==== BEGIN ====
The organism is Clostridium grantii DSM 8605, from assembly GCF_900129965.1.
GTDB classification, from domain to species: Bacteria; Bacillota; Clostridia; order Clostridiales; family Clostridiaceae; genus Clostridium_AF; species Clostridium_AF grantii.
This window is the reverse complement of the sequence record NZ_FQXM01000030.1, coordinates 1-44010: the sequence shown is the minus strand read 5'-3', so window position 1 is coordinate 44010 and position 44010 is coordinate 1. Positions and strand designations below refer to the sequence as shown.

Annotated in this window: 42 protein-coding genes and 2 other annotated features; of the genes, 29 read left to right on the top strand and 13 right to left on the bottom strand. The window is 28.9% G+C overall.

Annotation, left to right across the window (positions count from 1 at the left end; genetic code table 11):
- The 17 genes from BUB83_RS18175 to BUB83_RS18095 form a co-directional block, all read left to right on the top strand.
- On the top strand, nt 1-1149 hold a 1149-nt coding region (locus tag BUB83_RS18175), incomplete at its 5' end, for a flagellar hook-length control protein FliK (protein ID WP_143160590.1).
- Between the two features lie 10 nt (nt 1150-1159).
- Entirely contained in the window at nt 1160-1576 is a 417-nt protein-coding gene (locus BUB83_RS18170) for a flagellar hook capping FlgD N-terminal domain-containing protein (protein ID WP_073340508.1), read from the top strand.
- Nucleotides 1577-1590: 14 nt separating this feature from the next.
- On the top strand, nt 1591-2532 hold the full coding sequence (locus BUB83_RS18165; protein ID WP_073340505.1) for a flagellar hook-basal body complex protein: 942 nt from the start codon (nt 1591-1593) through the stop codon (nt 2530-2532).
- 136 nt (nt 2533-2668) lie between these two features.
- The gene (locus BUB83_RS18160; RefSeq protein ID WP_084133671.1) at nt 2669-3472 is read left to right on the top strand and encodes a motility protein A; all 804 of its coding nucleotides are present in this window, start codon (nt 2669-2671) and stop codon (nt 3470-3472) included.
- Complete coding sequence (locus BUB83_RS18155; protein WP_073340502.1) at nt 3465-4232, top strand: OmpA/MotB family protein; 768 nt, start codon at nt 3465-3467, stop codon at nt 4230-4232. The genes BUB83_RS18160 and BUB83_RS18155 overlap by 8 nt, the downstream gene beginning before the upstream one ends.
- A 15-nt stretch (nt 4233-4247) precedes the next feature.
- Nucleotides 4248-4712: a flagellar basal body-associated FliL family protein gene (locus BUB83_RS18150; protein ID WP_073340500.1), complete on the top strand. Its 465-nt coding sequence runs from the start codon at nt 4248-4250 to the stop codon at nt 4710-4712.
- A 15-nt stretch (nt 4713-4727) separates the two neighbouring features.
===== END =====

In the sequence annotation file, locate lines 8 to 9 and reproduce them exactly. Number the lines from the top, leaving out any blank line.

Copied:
- Between the two features lie 10 nt (nt 1150-1159).
- Entirely contained in the window at nt 1160-1576 is a 417-nt protein-coding gene (locus BUB83_RS18170) for a flagellar hook capping FlgD N-terminal domain-containing protein (protein ID WP_073340508.1), read from the top strand.